"So, for all of my colleagues, the president will sign the bill".
The bill allocating just $1.3 billion for a barrier along the US-Mexico border - a far cry from the $5.7 billion requested by Trump - has been approved by the Senate and is now going through the House.
It includes almost $1.4 billion for the southern border wall, significantly less than Trump's requested $5.7 billion.
The legislation hammered out by Congress this week does not include money for a concrete wall, but it does allocate $1.37bn in funding for physical barriers. A political impasse over the wall sparked a 35-day shutdown of much of the federal government-the longest government shutdown in US history-that ended with an interim deal in early January.
The question took on renewed urgency Thursday, with the news breaking that Trump planned to declare an emergency so he can bypass Congress and build his wall along the southwestern border and fulfill his signature campaign promise. In a surprising development, Mr McConnell said he would support Mr Trump's emergency declaration, a turnabout for the Kentucky Republican, who like many lawmakers had opposed such action.
The bill, passed overwhelmingly by both the U.S. Senate and House of Representatives on Thursday, contains money for fencing and other forms of border security. "Declare a national emergency because it is and move the money around and secure this border".
And, as much as the president may like to spin this as a victory by other means, he still backed down in the face of Democratic resistance in Congress.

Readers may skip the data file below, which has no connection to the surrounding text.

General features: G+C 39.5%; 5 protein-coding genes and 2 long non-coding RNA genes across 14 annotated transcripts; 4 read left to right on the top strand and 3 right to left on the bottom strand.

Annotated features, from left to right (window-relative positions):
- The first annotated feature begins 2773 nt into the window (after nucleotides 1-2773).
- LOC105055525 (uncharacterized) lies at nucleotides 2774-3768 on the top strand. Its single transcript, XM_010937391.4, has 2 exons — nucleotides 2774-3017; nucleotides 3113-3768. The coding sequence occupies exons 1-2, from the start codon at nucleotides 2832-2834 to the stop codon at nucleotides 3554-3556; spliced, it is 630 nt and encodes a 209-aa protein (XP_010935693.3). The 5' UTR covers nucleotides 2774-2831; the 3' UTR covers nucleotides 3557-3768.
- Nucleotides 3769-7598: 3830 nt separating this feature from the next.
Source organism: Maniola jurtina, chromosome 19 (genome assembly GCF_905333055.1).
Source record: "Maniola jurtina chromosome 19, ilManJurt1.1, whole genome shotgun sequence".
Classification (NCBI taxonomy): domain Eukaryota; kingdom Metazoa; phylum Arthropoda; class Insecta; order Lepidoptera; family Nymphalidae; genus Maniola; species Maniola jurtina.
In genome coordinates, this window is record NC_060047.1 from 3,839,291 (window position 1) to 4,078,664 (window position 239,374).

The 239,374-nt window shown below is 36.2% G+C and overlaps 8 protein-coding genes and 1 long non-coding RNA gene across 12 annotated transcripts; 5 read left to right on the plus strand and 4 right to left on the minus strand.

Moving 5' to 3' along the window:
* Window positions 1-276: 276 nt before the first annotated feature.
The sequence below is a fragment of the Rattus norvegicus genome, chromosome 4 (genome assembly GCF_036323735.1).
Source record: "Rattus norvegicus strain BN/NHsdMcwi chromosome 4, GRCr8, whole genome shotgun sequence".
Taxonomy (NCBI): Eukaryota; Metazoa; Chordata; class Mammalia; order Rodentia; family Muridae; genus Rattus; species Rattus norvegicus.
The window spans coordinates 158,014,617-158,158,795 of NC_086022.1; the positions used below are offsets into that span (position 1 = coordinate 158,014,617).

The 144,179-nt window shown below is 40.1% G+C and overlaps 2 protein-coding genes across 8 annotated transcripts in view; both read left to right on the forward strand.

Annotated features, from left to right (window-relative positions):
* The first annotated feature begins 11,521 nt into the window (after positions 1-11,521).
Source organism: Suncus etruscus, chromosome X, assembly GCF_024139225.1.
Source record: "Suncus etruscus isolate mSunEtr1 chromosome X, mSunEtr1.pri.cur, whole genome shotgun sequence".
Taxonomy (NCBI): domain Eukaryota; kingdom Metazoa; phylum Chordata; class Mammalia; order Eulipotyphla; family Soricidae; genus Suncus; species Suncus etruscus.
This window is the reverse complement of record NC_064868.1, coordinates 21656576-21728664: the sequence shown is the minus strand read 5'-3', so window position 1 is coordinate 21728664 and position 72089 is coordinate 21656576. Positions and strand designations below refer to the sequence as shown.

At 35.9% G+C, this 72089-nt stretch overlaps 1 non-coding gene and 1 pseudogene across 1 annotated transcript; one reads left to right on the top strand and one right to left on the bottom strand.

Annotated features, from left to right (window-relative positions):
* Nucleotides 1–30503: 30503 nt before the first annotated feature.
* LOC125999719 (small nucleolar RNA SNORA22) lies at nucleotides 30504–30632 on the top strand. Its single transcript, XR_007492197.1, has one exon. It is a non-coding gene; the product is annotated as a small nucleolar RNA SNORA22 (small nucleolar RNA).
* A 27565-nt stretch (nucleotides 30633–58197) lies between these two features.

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She has not said if House Democrats would legally challenge the president. "He will also be issuing a national emergency declaration at the same time", the majority leader declared from the Senate floor.
"Fixing our broken immigration system is the true, long-term solution to border protection, economic security and a humane, compassionate response to people seeking safety and a better life for themselves and their families in America", he said. Elizabeth Goitein of the Brennan Center for Justice told PBS in early January "that really, all the president has to do under the act is issue a declaration that he signs saying that he thinks there's a national emergency".
"We have a government that has a constitution that has a division of power, and revenue raising and spending power was given to Congress", said Sen.
The president's response was to say, in effect: So what? But those forfeiture funds are not going to provide the kind of money that the president wants in order to build a wall.
The almost 1,200 page legislation would fund nine Cabinet departments and dozens of other agencies through September 30.
"If Trump oversteps his authority and abandons negotiations with Congress by declaring a fabricated national emergency, we won't only call his bluff, we will do what we must to hold him accountable", Becerra said in a statement.
Simply having the money available would not resolve potential roadblocks to building the wall on the local level, the aides said.
Some in Congress, including many Republicans, have suggested a national emergency could be executive overreach. Sen. In this case, it would allow Trump to redirect federal funds from elsewhere to pay for his border wall.